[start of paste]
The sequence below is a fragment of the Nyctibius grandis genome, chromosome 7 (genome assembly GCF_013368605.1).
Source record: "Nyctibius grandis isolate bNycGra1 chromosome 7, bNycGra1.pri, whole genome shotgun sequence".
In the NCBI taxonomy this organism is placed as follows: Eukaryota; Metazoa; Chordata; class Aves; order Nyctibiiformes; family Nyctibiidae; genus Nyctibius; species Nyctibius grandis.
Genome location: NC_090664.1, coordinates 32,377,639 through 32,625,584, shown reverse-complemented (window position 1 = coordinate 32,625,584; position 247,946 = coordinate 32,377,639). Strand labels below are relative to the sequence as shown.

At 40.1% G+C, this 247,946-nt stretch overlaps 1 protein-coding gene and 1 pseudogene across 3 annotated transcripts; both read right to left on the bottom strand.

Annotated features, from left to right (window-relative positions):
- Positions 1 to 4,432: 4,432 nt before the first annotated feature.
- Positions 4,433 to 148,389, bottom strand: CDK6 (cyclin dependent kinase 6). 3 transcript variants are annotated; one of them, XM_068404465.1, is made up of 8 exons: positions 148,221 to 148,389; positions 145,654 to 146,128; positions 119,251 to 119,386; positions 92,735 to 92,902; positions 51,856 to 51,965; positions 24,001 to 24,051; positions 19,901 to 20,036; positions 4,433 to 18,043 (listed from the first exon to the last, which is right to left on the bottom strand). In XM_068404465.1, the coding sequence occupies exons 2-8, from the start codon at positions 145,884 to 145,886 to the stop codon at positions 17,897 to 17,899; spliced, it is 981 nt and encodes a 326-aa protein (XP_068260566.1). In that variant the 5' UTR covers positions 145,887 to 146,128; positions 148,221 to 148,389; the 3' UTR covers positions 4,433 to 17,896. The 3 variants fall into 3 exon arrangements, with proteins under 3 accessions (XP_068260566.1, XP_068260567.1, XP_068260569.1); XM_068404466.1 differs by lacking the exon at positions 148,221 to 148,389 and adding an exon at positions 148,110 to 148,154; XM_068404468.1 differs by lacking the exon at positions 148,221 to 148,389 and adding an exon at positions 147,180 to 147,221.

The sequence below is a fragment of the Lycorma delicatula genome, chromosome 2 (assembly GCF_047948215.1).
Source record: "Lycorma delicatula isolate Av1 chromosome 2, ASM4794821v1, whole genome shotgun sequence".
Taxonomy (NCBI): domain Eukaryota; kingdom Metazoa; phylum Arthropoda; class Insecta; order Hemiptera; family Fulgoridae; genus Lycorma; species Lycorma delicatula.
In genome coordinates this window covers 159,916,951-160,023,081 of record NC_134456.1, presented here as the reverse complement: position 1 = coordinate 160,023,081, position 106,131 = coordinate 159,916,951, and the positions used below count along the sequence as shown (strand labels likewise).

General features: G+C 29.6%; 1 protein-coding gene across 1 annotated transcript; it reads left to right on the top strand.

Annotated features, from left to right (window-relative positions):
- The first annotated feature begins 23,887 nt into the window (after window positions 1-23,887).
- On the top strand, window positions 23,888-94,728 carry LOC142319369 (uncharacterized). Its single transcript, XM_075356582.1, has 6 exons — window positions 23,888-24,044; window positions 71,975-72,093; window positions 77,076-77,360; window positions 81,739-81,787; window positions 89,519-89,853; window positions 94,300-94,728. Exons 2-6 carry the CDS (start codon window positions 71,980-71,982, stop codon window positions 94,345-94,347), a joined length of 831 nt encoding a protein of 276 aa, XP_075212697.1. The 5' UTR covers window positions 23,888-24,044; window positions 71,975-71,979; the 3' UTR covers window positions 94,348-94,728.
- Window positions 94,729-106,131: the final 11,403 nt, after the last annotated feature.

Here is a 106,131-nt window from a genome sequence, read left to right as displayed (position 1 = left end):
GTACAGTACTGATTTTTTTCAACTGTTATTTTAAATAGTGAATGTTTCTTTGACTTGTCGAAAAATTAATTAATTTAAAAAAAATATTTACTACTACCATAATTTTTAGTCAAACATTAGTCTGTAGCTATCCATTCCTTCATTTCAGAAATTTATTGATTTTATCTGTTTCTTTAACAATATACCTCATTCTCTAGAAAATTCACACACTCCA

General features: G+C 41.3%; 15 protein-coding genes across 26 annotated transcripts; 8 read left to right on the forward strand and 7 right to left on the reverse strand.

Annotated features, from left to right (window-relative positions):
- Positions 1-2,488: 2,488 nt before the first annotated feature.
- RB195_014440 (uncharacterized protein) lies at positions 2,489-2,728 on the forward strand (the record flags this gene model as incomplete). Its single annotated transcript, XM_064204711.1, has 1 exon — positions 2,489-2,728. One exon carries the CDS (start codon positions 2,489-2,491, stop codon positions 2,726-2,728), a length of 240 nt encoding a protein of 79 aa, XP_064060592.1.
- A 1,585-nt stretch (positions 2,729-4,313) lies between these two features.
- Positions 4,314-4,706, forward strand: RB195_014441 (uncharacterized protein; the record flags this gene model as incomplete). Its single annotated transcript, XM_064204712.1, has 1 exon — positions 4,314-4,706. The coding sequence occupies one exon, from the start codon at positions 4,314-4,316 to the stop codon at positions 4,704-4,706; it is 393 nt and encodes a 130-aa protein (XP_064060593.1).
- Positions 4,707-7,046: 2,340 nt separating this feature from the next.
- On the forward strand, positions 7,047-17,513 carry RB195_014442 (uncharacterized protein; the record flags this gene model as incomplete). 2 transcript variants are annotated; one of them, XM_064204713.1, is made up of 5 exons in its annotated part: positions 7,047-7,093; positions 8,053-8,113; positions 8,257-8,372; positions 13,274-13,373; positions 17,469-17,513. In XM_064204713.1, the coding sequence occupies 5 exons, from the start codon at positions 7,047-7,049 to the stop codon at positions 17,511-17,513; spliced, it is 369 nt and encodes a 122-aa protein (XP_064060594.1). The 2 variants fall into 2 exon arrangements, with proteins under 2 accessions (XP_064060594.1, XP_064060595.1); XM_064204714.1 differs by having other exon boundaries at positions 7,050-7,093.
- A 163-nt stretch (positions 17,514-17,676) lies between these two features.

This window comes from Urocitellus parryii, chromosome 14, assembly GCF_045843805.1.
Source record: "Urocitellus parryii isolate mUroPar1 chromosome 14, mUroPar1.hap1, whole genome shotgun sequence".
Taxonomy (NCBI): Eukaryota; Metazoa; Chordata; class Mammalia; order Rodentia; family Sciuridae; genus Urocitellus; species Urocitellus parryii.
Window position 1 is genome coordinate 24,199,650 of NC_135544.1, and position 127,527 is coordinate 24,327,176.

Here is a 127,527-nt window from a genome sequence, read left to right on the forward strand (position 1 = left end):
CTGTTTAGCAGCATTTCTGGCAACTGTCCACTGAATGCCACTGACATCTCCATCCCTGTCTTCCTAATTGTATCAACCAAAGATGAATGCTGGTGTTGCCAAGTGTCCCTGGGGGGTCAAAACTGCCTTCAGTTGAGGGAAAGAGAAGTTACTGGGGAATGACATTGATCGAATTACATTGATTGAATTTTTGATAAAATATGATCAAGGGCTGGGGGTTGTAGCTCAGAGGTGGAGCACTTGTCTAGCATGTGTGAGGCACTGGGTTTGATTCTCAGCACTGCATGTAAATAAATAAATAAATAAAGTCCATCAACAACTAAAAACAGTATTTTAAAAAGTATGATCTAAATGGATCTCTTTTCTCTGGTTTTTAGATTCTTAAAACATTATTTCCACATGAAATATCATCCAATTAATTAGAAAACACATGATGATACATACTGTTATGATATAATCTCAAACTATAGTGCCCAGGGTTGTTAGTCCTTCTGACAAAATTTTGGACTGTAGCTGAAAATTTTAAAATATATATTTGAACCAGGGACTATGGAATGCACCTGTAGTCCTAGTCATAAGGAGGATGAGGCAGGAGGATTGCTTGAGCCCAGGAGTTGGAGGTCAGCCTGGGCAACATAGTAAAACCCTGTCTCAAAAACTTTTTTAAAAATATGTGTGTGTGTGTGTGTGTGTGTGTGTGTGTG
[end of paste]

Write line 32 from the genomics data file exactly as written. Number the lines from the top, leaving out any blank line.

Window position 1 is genome coordinate 24,199,650 of NC_135544.1, and position 127,527 is coordinate 24,327,176.